Top critical review
Too Many Intrusions or Speculations By The Author
Reviewed in the United States on August 30, 2019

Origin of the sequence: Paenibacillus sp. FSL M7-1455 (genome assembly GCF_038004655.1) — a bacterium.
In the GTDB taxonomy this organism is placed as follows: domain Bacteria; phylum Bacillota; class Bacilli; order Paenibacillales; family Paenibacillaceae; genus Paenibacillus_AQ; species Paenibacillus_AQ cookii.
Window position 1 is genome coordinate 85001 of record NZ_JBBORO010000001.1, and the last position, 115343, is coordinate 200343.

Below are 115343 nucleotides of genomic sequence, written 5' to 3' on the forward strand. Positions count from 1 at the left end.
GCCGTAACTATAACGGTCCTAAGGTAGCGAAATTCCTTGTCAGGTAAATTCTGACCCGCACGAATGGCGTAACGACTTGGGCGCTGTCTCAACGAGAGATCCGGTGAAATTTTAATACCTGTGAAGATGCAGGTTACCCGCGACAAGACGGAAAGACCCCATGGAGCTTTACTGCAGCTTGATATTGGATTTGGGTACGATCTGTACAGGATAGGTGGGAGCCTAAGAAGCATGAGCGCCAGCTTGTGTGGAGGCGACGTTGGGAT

This is unquestionably a great book wherein the author juggles an enormous mass of data and history into a readable whole. Its being a Pulitzer finalist helped draw me to the title, but after reading it, I hope I can see why it was passed over. For all its merits as a history, the structure has a lot of warp and rot. A handful of years ago when Obama discussed the repeal of Don't Ask, Don't Tell on the White House lawn, he told reporters that he had to work through Congress. Someone from the pool told him to “work faster.” From the reading it is easy to see that Cooper the author is a liberal professor in a Midwestern state, obviously a modern Progressive protective of his Progressive hero, Wilson, but “work faster” always seems to sit in the background. Like Obama, Cooper dutifully rolls his eyes at everything the Republicans do. The writing of history means reporting the facts and reconstructing the atmosphere in which decisions are made, perhaps even to hint at motives or character. Cooper often writes that something is not clear or is unknown, but he often goes on to speculate freely, even on some occasions to pen a full-page essay on a Progressive or liberal issue. He looks over events or actions as a Monday morning quarterback – “Wilson should have fired him on the spot” – “Wilson should have known better.” After WWI during negotiations about the peace treaty, Cooper encapsulates the French national character under two headings: grandeur and revenge. Cooper had just written of Wilson's traveling through war-ravaged Belgium, but he seems to have ignored the fact of war-ravaged France, of villages of gaunt children and old persons, of towns destitute of young men, etc, but the sole fact he cites to support his charge of “revenge” is that the French had the Germans sign the treaty on the same table and in the same room and in the same palace as the Germans had made the French sign in 1871. Had one of Wilson's antagonists used such sweeping labels to describe Jews or blacks, even if Wilson had used them himself, Cooper would have pounced on their anti-Semitism or racism, but who can explain to Prof. Cooper that he trespassed the line himself? Sometimes he exposes Wilson's racism or chauvinism, and sometimes he shades it. After Wilson's stroke, Cooper resumes the writing of history, saying that Wilson's secretary, doctor and wife kept his real condition under wraps, but that this essentially left the presidency unfilled, leading many to point out the fact that without a functioning chief executive, the government was incomplete. Wilson's wife Edith controlled who saw her husband, in effect making her the working president, but to this – a situation unprecedented in American history – Cooper basically asks, “Why not?” Who better qualified to know her husband's thoughts and wishes? This is almost as bad as saying that any unelected First Lady’s signature on a bill is sufficient to make it law, no different than the president’s. Halfway through the book when Cooper defended Wilson once too often, the author's hand was clearly shown – Wilson the Great One had achieved many things, but too many would-haves, could-haves and should-haves litter the work, a work bent not only in telling of Wilson's work and life, but also to redress all of history's wrongs to the president. This book, unquestionably a valuable resource, began as a faithful volume written along the lines of classical history, but then the toxins seeped in, as Cooper looked to remount his Rocinante to tilt at the next objector.